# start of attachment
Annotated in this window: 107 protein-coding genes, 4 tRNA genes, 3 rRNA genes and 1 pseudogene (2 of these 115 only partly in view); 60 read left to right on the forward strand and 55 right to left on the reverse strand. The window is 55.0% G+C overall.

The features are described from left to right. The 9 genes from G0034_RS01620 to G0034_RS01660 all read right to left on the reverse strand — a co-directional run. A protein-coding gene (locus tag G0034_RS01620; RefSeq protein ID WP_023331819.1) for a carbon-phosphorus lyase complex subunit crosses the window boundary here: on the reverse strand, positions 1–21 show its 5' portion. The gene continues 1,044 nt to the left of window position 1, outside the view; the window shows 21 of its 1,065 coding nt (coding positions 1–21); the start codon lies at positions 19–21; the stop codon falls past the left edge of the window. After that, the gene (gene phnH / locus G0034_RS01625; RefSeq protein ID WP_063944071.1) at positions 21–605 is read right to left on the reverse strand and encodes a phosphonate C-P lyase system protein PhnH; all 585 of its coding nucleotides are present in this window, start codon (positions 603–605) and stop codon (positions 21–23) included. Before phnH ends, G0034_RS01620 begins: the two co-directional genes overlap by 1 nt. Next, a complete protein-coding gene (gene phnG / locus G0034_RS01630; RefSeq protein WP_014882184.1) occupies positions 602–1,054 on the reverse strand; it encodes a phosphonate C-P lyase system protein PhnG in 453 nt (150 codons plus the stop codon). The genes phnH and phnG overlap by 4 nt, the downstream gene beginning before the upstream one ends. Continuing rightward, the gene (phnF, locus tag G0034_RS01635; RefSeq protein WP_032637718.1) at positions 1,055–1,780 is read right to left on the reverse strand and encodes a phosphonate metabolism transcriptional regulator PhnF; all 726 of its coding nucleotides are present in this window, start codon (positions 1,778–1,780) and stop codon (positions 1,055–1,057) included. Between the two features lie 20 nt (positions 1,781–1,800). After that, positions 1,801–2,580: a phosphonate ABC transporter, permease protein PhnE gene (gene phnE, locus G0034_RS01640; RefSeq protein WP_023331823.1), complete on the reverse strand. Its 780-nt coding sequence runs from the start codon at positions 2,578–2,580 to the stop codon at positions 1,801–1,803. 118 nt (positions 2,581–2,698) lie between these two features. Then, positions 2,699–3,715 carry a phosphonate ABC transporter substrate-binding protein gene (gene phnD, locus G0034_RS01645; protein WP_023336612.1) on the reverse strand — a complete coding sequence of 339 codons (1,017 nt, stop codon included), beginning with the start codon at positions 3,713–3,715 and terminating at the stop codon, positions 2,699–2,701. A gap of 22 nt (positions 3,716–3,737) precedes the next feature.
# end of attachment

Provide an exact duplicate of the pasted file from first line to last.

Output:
Annotated in this window: 107 protein-coding genes, 4 tRNA genes, 3 rRNA genes and 1 pseudogene (2 of these 115 only partly in view); 60 read left to right on the forward strand and 55 right to left on the reverse strand. The window is 55.0% G+C overall.

The features are described from left to right. The 9 genes from G0034_RS01620 to G0034_RS01660 all read right to left on the reverse strand — a co-directional run. A protein-coding gene (locus tag G0034_RS01620; RefSeq protein ID WP_023331819.1) for a carbon-phosphorus lyase complex subunit crosses the window boundary here: on the reverse strand, positions 1–21 show its 5' portion. The gene continues 1,044 nt to the left of window position 1, outside the view; the window shows 21 of its 1,065 coding nt (coding positions 1–21); the start codon lies at positions 19–21; the stop codon falls past the left edge of the window. After that, the gene (gene phnH / locus G0034_RS01625; RefSeq protein ID WP_063944071.1) at positions 21–605 is read right to left on the reverse strand and encodes a phosphonate C-P lyase system protein PhnH; all 585 of its coding nucleotides are present in this window, start codon (positions 603–605) and stop codon (positions 21–23) included. Before phnH ends, G0034_RS01620 begins: the two co-directional genes overlap by 1 nt. Next, a complete protein-coding gene (gene phnG / locus G0034_RS01630; RefSeq protein WP_014882184.1) occupies positions 602–1,054 on the reverse strand; it encodes a phosphonate C-P lyase system protein PhnG in 453 nt (150 codons plus the stop codon). The genes phnH and phnG overlap by 4 nt, the downstream gene beginning before the upstream one ends. Continuing rightward, the gene (phnF, locus tag G0034_RS01635; RefSeq protein WP_032637718.1) at positions 1,055–1,780 is read right to left on the reverse strand and encodes a phosphonate metabolism transcriptional regulator PhnF; all 726 of its coding nucleotides are present in this window, start codon (positions 1,778–1,780) and stop codon (positions 1,055–1,057) included. Between the two features lie 20 nt (positions 1,781–1,800). After that, positions 1,801–2,580: a phosphonate ABC transporter, permease protein PhnE gene (gene phnE, locus G0034_RS01640; RefSeq protein WP_023331823.1), complete on the reverse strand. Its 780-nt coding sequence runs from the start codon at positions 2,578–2,580 to the stop codon at positions 1,801–1,803. 118 nt (positions 2,581–2,698) lie between these two features. Then, positions 2,699–3,715 carry a phosphonate ABC transporter substrate-binding protein gene (gene phnD, locus G0034_RS01645; protein WP_023336612.1) on the reverse strand — a complete coding sequence of 339 codons (1,017 nt, stop codon included), beginning with the start codon at positions 3,713–3,715 and terminating at the stop codon, positions 2,699–2,701. A gap of 22 nt (positions 3,716–3,737) precedes the next feature.